If you qualify for a low interest personal loan, it could be a much more attractive option than using high-interest credit cards to fund your home office setup (or continuing to pay bills and manage your finances from your couch).

Plus, when you take out a personal loan, your home is not used as collateral—unlike a home equity line of credit. Because a personal loan is not a lien on your home, you also can get the funds in a lump sum and pay your contractors as various aspects of your home renovation are completed.

The sooner you get started, the sooner you’ll be enjoying the comforts of your home office. A personal loan from can help fund many home renovations—and it takes two minutes to find your rate!

The information and analysis provided through hyperlinks to third party websites, while believed to be accurate, cannot be guaranteed by SoFi. Links are provided for informational purposes and should not be viewed as an endorsement.
SoFi does not render tax or legal advice. Individual circumstances are unique and we recommend that you consult with a qualified tax advisor for your specific needs.

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What to Know About the Parent PLUS Loan Program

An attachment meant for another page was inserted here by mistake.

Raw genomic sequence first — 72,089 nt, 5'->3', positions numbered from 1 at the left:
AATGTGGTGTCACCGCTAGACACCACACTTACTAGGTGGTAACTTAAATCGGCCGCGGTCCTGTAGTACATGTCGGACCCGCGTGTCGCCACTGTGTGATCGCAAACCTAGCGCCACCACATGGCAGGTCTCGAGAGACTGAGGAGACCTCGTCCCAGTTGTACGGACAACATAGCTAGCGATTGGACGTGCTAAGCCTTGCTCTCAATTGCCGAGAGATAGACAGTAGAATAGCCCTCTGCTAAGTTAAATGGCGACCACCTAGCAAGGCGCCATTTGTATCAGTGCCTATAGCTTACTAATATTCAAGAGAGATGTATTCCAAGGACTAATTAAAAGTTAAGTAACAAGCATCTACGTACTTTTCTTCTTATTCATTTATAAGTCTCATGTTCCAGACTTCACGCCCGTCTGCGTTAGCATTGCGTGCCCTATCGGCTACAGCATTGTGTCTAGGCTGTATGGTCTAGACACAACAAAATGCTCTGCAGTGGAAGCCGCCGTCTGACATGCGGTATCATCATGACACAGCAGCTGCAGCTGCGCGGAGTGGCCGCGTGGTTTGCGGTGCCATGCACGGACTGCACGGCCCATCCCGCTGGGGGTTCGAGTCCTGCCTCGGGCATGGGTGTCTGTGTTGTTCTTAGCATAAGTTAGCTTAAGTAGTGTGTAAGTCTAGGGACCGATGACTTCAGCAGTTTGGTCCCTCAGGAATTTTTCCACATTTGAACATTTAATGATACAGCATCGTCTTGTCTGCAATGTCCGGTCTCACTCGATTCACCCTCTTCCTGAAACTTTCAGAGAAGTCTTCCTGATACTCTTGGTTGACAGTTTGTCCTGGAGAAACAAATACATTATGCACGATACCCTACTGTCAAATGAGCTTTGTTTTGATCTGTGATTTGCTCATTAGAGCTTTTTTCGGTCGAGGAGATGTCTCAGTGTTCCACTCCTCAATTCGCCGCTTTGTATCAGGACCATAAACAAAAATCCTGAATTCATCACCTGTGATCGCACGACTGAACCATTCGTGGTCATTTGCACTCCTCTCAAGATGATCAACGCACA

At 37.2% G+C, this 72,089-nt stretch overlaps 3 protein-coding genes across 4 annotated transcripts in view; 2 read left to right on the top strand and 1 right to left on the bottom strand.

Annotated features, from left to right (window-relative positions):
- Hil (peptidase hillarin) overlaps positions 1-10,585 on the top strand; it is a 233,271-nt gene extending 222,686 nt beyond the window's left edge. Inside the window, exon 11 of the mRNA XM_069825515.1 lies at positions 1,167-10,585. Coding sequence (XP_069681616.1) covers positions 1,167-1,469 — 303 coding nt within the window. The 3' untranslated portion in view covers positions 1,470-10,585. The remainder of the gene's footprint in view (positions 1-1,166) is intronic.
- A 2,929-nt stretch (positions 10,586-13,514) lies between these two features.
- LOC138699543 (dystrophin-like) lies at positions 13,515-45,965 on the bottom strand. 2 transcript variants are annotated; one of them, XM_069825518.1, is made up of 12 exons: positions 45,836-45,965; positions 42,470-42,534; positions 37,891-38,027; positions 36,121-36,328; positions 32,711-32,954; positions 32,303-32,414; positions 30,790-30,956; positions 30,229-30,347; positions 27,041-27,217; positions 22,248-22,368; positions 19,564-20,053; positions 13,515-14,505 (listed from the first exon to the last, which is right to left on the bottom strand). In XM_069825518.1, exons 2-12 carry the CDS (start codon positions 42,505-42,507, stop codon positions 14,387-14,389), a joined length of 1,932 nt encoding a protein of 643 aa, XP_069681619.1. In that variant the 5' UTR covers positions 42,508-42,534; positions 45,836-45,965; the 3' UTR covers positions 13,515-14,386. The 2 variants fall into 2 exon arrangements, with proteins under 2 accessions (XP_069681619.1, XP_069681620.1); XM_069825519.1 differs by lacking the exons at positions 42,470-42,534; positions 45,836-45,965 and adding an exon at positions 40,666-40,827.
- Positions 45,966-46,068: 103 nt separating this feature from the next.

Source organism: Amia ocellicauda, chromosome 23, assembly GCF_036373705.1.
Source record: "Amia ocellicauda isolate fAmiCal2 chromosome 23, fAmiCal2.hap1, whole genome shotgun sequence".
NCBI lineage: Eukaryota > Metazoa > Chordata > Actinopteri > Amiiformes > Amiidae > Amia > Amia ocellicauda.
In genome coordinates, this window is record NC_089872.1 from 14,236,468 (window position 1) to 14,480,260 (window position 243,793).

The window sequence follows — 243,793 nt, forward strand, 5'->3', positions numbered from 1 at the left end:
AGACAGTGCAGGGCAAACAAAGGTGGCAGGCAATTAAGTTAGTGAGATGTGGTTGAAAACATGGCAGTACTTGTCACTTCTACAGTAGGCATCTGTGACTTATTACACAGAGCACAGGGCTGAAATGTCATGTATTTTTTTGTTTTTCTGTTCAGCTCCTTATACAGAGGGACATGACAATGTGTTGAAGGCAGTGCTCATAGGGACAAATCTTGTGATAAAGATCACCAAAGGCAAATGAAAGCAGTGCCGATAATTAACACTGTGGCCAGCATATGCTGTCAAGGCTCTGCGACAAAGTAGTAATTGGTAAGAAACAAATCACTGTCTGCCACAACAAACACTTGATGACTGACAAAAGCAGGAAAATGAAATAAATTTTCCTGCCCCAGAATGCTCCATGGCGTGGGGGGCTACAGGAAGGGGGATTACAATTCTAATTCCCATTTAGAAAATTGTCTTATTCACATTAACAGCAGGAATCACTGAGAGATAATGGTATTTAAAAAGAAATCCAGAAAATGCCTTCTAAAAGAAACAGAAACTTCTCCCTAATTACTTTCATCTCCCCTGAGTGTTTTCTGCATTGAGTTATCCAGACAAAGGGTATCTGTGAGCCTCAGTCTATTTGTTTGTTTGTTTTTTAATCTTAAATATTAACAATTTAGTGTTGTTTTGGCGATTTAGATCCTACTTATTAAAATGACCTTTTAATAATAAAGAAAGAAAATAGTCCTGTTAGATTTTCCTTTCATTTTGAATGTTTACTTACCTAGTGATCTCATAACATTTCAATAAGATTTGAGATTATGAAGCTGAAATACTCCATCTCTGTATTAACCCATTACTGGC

Parent PLUS loans can be an important tool when it comes to funding your child’s college degree. When your child has gotten back his or her financial aid offer and counted their Stafford loans and Pell Grants, you might find you fall a little short. After all, the Department of Education’s budget doesn’t always account for skyrocketing college fees. That’s why the Parent PLUS loan program has gained popularity over the last 30 years. In 2017, there were around 3.5 million Parent PLUS borrowers ; the average Parent PLUS package is around $15,880 a year. Stafford loans may not cover the total cost of college; Parent PLUS loans can help fill in the gaps.

So what exactly are Parent PLUS loans? They are simply loans issued by the federal government for graduate students or parents of undergraduates. What makes them different from any other type of federal student loans? Unless you’re applying for them as a grad student, these loans are issued in the parent’s name, not the student’s. Financial responsibility, therefore, lies solely with the parent and any cosigners, not the child.

The nitty-gritty details can be a lot to handle. That’s why we made you this Parent PLUS loans guide—we’ll take you through how to apply, how much you could receive, and how much you could pay in interest.